late Old Kingdom through First Intermediate Period: 2300-2040 BCE). Otherwise Egypt dispatched mining expeditions directly to South Sinai in the Old, Middle and New Kingdoms (EB III: 2900-2300 BCE; MB IIA-B: 2040-1650 BCE; LB-Iron IA: 1550-1150 BCE) during which it established two-three anchorages in Markha Plain including a late Old Kingdom fort at Ras Budran, various camps and mines at Wadi Maghara, Wadi Kharig, and Serabit el-Khadim and a Middle New Kingdom temple to Hathor (“Mistress of the Turquoise”) and Sopdu (“Lord of the East”) at Serabit el-Khadim. Aside from minimal Hyksos period (MB IIC: 1650-1550 BCE) scarabs and pottery, Late Period (Iron Age -- Persian period: 715-332 BCE) amulets and Roman potsherds at Serabit el-Khadim and its environs, surveys have yielded minimal traces of later activity in this part of South Sinai. However Egyptian and other textual-pictorial sources refer to indigenous Asiatics aiding Egyptian miners during the Middle-New Kingdoms. Regarding the Hebrew Exodus and sojourn accounts in Sinai, which are most commonly dated to Dynasty 19, both the Egyptian and archaeological evidence remain silent. The western coastal passage from Kom el-Qolzoum (Suez) to Mount Sinai formed a secondary route for Christian and Jewish pilgrims visiting this region (e.g., Elgeria’s Travels).
Eastern Sinai, including the Negev [desert], held further copper sources and enabled military and mercantile passage between Southwest Palestine and the Gulf of Elat, the latter of which enabled commerce with the Red Sea. The Neolithic occupation in the Negev (6000-4300 BCE) included nomadic hunter-gatherers who resided in seasonal campsites with a few shrines (Biqat Uvda) and hunting installations (“desert kites”).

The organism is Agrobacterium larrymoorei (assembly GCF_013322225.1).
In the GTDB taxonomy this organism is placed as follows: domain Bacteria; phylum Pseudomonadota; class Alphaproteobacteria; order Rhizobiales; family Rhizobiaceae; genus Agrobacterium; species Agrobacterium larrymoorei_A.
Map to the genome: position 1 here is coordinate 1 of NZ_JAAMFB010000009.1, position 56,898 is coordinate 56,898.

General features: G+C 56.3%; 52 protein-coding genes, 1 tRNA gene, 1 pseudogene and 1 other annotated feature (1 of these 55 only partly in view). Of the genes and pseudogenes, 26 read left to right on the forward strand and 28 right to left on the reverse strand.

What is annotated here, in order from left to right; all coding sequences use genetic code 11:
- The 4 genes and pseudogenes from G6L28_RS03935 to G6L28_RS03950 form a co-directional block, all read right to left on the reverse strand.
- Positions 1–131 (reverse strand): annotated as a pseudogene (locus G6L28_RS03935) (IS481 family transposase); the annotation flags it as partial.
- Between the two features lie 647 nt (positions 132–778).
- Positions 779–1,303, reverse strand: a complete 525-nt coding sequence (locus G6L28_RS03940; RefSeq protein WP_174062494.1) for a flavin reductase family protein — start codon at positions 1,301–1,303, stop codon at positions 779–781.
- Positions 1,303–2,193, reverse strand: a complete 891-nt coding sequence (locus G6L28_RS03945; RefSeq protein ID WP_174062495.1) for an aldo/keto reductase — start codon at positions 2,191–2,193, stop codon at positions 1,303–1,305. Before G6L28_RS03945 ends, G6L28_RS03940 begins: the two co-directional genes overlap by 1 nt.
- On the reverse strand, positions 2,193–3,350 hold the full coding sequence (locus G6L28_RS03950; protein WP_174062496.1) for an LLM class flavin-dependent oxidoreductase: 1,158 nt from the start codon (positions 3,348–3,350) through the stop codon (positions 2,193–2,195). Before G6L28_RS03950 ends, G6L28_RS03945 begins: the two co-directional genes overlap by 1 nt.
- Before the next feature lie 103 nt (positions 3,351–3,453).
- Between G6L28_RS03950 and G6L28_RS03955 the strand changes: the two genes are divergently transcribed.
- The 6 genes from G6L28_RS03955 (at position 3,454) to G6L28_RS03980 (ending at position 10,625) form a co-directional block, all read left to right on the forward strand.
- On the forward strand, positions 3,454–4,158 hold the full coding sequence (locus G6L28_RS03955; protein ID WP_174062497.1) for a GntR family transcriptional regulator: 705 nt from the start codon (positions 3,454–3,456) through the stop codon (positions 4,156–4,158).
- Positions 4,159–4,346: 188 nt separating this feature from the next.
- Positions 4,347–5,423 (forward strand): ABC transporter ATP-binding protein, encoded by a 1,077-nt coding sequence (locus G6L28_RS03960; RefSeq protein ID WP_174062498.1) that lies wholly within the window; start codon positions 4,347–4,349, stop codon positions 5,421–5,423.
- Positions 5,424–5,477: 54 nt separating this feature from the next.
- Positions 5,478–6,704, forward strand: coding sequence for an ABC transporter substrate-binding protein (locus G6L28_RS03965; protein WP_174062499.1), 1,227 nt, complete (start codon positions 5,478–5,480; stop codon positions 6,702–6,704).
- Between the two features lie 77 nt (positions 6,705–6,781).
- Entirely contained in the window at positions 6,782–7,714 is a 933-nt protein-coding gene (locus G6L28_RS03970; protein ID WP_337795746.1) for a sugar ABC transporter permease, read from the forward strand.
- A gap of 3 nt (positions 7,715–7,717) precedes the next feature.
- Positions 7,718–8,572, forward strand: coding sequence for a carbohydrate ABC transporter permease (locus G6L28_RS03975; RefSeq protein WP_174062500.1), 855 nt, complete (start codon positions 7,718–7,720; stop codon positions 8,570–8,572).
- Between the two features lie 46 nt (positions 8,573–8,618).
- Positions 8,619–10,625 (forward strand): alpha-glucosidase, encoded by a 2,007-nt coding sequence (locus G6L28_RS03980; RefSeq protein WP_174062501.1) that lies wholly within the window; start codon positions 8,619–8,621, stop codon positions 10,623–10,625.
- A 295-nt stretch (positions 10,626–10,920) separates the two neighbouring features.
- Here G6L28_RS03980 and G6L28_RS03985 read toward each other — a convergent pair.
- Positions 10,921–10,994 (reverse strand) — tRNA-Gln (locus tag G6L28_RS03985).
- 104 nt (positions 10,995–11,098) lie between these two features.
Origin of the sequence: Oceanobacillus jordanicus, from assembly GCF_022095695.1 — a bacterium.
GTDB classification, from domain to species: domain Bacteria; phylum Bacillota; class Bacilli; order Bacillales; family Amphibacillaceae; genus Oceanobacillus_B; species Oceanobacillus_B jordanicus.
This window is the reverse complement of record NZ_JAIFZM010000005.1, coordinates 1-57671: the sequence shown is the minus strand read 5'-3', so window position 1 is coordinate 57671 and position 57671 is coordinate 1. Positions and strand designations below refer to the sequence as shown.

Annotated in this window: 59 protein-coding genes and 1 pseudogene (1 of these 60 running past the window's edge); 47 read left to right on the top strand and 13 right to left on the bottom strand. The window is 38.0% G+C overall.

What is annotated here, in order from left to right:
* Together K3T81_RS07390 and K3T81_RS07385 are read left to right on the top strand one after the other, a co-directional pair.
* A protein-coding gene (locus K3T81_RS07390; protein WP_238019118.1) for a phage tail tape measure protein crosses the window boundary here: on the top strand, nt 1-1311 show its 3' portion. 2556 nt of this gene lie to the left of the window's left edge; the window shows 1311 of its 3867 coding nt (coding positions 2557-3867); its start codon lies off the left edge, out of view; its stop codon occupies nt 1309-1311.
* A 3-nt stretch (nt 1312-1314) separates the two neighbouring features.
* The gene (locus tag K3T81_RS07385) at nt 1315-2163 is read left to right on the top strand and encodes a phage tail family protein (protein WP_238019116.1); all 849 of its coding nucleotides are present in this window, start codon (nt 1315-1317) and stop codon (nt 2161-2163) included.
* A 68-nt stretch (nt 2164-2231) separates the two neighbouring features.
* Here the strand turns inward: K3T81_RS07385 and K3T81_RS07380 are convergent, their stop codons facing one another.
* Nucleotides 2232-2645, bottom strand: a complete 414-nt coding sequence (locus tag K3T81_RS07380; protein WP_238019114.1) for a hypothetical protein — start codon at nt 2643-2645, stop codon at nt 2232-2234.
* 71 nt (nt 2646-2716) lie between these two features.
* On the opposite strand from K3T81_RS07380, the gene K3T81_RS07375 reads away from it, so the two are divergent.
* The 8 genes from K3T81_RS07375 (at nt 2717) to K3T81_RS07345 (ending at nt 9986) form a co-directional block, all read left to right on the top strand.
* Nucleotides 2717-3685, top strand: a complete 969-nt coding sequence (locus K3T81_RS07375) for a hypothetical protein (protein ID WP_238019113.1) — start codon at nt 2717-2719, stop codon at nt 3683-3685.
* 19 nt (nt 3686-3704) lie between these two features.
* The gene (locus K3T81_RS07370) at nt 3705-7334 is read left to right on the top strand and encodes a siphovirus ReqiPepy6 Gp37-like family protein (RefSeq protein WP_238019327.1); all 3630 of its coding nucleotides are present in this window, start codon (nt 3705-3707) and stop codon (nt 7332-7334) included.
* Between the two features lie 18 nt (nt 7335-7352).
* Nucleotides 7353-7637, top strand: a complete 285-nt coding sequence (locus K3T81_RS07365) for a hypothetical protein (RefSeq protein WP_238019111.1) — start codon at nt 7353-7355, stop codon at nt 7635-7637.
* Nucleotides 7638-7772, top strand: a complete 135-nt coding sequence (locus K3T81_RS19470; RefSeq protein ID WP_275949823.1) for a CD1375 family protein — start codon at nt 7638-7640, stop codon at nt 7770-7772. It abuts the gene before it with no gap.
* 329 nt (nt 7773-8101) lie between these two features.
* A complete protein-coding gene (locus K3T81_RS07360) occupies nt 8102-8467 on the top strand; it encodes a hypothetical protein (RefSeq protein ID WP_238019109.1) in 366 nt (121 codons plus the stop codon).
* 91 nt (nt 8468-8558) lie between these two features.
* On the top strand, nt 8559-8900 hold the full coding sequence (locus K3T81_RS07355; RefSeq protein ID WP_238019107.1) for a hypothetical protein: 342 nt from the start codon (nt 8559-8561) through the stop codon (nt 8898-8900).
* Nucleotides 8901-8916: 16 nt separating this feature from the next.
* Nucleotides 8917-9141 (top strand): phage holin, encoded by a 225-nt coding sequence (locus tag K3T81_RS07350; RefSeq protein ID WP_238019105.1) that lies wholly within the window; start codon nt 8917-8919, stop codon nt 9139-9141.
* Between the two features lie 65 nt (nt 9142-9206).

Chalcolithic populations expanded in marginal regions, including the northern Negev, adopting subterranean cave housing (e.g., Beer-Sheba; Shiqmim) and exploiting copper sources in Wadi Faynan; copper ores from this region appear at Maadi in northeast Egypt. Settlement peaks in the northern Negev in EB II during which strong ties existed between the material culture at Arad and from sites in South Sinai. After a decline in settlement in EB III occupation peaks in the central Negev during EB IV with small to large campsites and adjacent tumuli tombs appearing in the Negev hill country. During the Middle through Late Bronze Age most visible remains of indigenous Bedouin campsites disappear from the Negev; their presence survives mostly via Egyptian references to various interactions and conflicts with the Shasu-Bedu and Canaanites in the Sinai or through the presence of Negevite and Canaanite pottery at Egyptian dominated copper mining and processing sites in the southern Negev (e.g., Egyptian Hathor shrine at Timna). Ain Qudeirat (“Kadesh-Barnea”) and Arad Valley,
which are often equated with the Israelite conquest and stopover in the central Negev, have yet to yield LB-Iron IA materials. Instead this region is better known for Iron Age II fortifications. Despite the well-attested Iron IIA (1000-945 BCE) Israelite fortifications in the central Negev highlands
the existence of a “Solomonic” harbor at
Tell el-Kheleifeh (Ezion-Geber?) on the Gulf of Elat remains unproven. In contrast this Red Sea coastal fort has produced several phases (IV-I) spanning an initial undated phase (late 10th century BCE?) through the later Iron Age. The Egyptian pharaoh Sheshonq I (biblical Shishak) may have destroyed some of these forts during his circa 925 BCE Levantine campaign while later fortifications within this region either fell to or were re-occupied by the Assyrian, Babylonian and Persian empires. In the late Roman and subsequent periods the Negev formed the prime pilgrimage route from Jerusalem to Mount Sinai.
Gregory Mumford University of Alabama at Birmingham
Return To: The Sinai Peninsula of Ancient Egypt